The February 1998 Guidelines were in response to Brimage. Those guidelines increased the statewide minimum sentence to be served by a person, such as defendant, from one year to eighteen months. The Attorney General directed that the February 1998 Guidelines were to apply "to all pending cases without regard to the date when the offense occurred." Accordingly, the prosecutor applied those guidelines to the plea offer extended to defendant. *fn2
On May 20, 1998, the Attorney General promulgated new guidelines that superceded all previous guidelines (May 1998 Guidelines). Under these guidelines, decisions regarding waiver of the mandatory minimum sentence are governed by the "Tables of Authorized Plea Offers." Defendant was sentenced on August 7, 1998. The prosecutor offered to have defendant sentenced in accord with the May 1998 Guidelines, but defendant declined the offer. Defendant's appellate counsel, however, now requests resentencing under those guidelines in the event we hold that the increased minimum prison term stemming from the application of any guideline promulgated on or after January 15, 1998 is not found to be a violation of the ex post facto clauses of the State and Federal Constitutions. *fn3
Defendant's ex post facto argument relies primarily on the Supreme Court's holding in Miller v. Florida, 482 U.S. 423, 107 S. Ct. 2446, 96 L. Ed. 2d 351 (1987) and the more recent case of United States v. Menon, 24 F.3d 550 (3d Cir. 1994). The cases are inapposite to the case at hand because they address quite different circumstances. In both cases, statutory sentencing guidelines promulgated after the defendants committed the crimes alleged in the indictments, were applied to the sentences imposed by the trial courts, and, in each case, the defendants received a greater prison term than would have been received if the courts applied the guidelines applicable as of the date the alleged offenses were committed. In both cases, the courts found a violation of the ex post facto clause of the Federal Constitution. *fn4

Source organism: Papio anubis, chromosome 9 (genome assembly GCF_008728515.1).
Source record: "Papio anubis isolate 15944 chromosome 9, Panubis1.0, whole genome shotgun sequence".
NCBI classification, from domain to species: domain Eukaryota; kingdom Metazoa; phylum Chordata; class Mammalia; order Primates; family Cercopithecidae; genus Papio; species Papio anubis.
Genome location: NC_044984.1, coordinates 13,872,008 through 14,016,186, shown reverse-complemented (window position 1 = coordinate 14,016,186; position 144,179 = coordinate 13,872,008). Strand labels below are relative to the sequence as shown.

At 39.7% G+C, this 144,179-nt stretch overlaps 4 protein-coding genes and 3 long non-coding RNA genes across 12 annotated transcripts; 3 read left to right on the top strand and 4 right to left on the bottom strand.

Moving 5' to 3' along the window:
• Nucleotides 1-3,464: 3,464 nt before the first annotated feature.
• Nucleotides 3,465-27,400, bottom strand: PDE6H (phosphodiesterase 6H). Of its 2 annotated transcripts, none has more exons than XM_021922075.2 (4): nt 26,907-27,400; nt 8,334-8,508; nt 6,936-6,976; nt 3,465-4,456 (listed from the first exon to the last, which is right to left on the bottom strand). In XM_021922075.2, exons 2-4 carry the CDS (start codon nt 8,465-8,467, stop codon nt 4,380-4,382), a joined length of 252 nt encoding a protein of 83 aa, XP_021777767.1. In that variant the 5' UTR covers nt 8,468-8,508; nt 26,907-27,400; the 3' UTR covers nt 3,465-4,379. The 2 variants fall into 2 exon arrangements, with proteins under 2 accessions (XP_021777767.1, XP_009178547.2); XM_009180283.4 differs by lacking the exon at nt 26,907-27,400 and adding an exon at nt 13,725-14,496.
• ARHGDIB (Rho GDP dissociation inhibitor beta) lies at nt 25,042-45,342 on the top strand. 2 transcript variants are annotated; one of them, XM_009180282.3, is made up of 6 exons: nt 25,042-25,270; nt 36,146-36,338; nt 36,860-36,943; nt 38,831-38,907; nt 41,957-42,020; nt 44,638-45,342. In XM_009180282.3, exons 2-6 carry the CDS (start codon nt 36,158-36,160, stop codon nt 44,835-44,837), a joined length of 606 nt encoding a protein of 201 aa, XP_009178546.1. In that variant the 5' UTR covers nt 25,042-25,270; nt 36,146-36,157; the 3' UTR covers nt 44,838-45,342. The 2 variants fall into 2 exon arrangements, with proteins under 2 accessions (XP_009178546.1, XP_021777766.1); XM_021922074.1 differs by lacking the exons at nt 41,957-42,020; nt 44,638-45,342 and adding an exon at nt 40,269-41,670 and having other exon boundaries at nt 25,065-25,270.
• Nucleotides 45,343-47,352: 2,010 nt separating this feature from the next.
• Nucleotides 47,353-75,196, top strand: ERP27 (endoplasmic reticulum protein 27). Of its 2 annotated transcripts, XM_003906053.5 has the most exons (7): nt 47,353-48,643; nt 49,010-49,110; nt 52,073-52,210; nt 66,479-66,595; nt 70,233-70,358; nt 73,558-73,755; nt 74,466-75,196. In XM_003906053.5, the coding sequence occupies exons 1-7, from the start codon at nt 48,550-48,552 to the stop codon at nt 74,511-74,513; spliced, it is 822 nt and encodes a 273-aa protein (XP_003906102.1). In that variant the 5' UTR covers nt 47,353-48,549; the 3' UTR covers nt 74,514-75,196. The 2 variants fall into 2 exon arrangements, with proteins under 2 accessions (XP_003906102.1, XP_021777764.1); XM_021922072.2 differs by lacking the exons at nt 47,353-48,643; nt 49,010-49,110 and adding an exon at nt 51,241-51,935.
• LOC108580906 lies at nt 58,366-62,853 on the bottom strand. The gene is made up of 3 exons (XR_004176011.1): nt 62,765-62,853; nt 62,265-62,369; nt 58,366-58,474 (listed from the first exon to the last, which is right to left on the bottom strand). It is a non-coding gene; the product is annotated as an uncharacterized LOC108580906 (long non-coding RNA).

The ex post facto clauses of the Federal Constitution are generally considered to be directed at legislative action rather than action by the executive branch of government. Marks v. United States, 430 U.S. 188, 191, 97 S. Ct. 990, 992, 51 L. Ed. 2d 260 (1977); Prater v. U.S. Parole Comm'n, 802 F.2d 948, 951-52 (7th Cir. 1986). Here, the guidelines under attack were promulgated by the Attorney General, a member of the executive branch of government, at the direction of the Supreme Court as a function of the Court's constitutional right to supervise decisions affecting sentencing. While the Legislature gave the Attorney General the power to waive the otherwise mandatory minimum sentence of three years in prison as a part of a negotiated plea agreement, it did not authorize the Attorney General to increase the penal consequences of the defendant's act. Indeed, the Attorney General did not increase the penalty prescribed by statute. There is no guideline, either before or after January 15, 1998, that increases the statutory presumptive minimum sentence of three years for the offenses to which defendant pled guilty. Thus, the Legislature did not delegate to the executive branch of government a power to do that which the Legislature itself was powerless to do, i.e., increase the penalty for a crime after the crime was committed. Prater, supra, 802 F.2d at 954. Rather, the Legislature simply gave the Attorney General the power to reduce the presumptive penalty under circumstances that would best foster the legislative goals of CDRA. State v. Jimenez, 266 N.J. Super. 560, 567 (App. Div. 1993). Therefore, when the Attorney General promulgated guidelines as a part of this delegated power, the guidelines represented the executive branch's interpretation of the legislative purpose undergirding CDRA. This interpretive function has not been recognized as the promulgation of a "law" within the meaning of the ex post facto clauses of the Federal Constitution. Prater, supra, 802 F.2d at 954. Apropos to this case, the Prater court observed:
If Judges get tougher on crime by meting out stiffer sentences or resolving more close procedural questions against criminal defendants, or prosecutors drive harder plea bargains, or the Parole Commission takes a more jaundiced view of applications for parole, the ex post facto prohibition is not violated, even though a criminal's ...